A combination of factors have conspired to help kill the NHL's trade deadline.
And no offence is intended to Antoine Vermette, the dependable Phoenix Coyotes centre who tops many lists of the "biggest" names on the block.
Under the league's collective agreement, most stars or near-stars are signing long-term contracts. Most long-term contracts come with high salaries and no-trade clauses. Most teams are either unable or unwilling to fit those kinds of deals into their lineups at midseason, especially when the Canadian dollar's drop is expected to keep next year's salary cap close to flat.
So the talk all around the league is that movement will be limited to rentals – players on expiring contracts. Because so many players are already signed, however, few ever make it to free agency any more, which means there aren't even many rentals from which to choose.
Last season, 20 trades were made on the deadline involving 38 players. Many were prospects or depth players, but a handful of decent names moved: Marty St. Louis for Ryan Callahan, Matt Moulson to Minnesota, Jaroslav Halak to Washington, Marian Gaborik to Los Angeles and Thomas Vanek to Montreal and David Legwand to Detroit.
Few expect anything resembling that to happen next week.
Unless the Toronto Maple Leafs start pulling the trigger.
A lot of teams are out of the playoff race already – according to sportsclubstats.com, 11 have less than a 9-per-cent chance of making the postseason with nearly 30 per cent of the season still to go – but few are looking to radically reshape their roster the way the Leafs are.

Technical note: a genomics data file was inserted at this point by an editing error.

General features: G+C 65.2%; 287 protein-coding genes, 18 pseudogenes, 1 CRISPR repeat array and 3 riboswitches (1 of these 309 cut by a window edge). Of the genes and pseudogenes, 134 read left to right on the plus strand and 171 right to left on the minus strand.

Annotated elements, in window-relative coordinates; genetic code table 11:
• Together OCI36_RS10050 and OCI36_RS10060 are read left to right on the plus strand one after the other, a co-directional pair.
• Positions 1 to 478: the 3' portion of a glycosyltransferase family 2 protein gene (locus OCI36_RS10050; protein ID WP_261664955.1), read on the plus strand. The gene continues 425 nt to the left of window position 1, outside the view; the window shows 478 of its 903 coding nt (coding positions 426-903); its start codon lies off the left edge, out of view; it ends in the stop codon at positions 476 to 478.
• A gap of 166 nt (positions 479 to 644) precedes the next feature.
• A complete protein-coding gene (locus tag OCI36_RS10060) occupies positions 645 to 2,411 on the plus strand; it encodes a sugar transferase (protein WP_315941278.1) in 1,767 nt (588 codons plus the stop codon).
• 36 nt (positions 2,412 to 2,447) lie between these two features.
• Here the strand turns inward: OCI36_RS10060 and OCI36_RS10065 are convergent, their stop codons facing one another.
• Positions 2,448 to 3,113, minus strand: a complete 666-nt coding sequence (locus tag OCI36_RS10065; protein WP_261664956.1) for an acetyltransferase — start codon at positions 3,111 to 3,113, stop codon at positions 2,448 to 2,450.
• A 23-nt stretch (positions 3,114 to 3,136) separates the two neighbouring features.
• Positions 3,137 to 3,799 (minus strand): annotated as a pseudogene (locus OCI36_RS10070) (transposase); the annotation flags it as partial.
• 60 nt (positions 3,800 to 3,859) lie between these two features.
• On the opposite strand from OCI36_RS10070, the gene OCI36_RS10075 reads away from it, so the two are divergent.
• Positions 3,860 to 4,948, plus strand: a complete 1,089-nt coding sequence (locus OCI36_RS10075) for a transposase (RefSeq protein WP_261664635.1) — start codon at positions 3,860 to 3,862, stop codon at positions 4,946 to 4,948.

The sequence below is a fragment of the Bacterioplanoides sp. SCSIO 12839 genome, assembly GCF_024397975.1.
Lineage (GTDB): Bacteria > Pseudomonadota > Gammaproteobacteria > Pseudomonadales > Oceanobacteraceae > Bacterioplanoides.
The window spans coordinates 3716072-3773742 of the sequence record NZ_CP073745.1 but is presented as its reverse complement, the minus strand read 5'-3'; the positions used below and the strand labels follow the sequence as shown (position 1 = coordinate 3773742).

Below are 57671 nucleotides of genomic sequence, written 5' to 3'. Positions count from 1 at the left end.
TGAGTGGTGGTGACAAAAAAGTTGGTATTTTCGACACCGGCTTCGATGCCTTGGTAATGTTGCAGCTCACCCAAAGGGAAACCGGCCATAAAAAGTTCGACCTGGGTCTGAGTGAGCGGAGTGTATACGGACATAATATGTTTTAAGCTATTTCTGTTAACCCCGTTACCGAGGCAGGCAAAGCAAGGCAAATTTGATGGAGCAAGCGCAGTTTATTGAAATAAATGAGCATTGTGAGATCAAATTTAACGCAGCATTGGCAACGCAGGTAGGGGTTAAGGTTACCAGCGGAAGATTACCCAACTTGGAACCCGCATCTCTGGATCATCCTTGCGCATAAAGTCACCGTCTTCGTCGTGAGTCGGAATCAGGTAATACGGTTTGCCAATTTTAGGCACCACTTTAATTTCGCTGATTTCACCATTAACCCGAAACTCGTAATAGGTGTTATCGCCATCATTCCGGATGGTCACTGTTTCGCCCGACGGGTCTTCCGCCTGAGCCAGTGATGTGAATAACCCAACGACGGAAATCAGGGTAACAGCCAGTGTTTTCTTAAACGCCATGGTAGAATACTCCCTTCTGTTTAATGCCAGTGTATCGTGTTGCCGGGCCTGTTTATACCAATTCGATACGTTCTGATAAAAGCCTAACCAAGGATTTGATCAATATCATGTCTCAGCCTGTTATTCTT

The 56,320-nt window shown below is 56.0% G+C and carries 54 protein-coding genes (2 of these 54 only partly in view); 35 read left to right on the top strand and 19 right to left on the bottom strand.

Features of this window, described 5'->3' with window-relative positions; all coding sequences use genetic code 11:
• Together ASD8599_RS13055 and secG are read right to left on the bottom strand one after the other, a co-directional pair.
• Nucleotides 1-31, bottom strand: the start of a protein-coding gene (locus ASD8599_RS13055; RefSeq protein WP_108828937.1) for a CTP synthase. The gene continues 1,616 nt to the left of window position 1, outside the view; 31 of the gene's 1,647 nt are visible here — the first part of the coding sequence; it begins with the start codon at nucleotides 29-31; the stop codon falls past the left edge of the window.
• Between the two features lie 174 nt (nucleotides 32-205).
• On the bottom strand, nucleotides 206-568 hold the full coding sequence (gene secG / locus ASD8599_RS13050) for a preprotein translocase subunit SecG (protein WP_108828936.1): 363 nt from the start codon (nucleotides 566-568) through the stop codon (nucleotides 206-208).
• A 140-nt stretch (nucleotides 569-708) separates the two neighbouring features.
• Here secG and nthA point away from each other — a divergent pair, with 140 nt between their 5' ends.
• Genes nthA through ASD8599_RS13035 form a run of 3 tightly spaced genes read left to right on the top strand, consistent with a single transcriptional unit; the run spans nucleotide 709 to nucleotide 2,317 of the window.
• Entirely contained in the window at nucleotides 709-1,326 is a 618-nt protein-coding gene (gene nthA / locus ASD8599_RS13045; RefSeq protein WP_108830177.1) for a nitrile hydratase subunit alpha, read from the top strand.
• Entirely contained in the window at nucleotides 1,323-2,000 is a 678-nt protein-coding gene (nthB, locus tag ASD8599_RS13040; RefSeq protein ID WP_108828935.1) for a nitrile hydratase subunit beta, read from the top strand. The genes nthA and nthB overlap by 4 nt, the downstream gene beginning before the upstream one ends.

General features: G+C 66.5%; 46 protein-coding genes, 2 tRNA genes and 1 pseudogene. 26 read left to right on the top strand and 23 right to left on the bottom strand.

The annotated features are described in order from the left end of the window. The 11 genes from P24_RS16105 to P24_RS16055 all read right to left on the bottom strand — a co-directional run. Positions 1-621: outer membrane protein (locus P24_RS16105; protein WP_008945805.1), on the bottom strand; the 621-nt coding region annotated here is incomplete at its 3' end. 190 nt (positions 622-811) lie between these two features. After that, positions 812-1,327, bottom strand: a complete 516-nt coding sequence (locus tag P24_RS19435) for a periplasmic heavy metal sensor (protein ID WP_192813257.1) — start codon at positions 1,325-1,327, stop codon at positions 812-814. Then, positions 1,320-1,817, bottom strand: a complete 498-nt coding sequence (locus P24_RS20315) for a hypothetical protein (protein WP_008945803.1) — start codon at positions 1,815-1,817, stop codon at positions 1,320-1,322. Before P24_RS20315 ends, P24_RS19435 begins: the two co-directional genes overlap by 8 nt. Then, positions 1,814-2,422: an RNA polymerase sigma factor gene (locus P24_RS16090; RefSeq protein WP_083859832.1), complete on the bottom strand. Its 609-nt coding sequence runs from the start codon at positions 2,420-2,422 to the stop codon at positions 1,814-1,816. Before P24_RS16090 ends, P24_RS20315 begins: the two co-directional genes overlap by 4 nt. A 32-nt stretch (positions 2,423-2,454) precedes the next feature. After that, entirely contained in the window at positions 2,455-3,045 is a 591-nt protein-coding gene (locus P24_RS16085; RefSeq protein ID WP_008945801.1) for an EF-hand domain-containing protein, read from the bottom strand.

More than a dozen Toronto players are potentially available if the right deals come together, a list that includes obvious names such as rentals Dan Winnik, David Booth and Olli Jokinen, but also others with substantial dollars and term left on their deals.
One thing that makes the Leafs unique is they're not necessarily looking for a typical return. During their rebuilding process, they can take back bad contracts, retain salary or any number of other creative options if it helps dump a long-term contract or get a prospect or pick.
These are the sorts of scenarios that had them kicking tires on Kings veteran Mike Richards, who's currently toiling in the minors.
"Give me your tired, your poor, your huddled masses" could work as a team motto for the coming week.
If Brendan Shanahan follows through and goes the full teardown route, his biggest challenge will be moving out the No-Trade Five – Phil Kessel, Dion Phaneuf, Joffrey Lupul, Tyler Bozak and David Clarkson – between now and next fall.
In the case of Kessel and Phaneuf, their huge contracts complicate things, especially when the Leafs will want something of value in return.
In the case of Lupul, his injury history is a problem, as is Bozak's awful second half of the current season (13 points in his past 35 games). And Shanahan will need an exorcist to move Clarkson's deal out the door.
It may well be that these big pieces are easier to deal in the off-season, when contracts have expired and teams miss out on the few free agents available. But the Leafs are going to be listening intently in the next seven days on almost everyone, hoping the lack of other talent on the market works in their favour.
They're willing to be creative. They'll probably have to be.
But if they can't make anything happen, it very could be a quiet day around the league.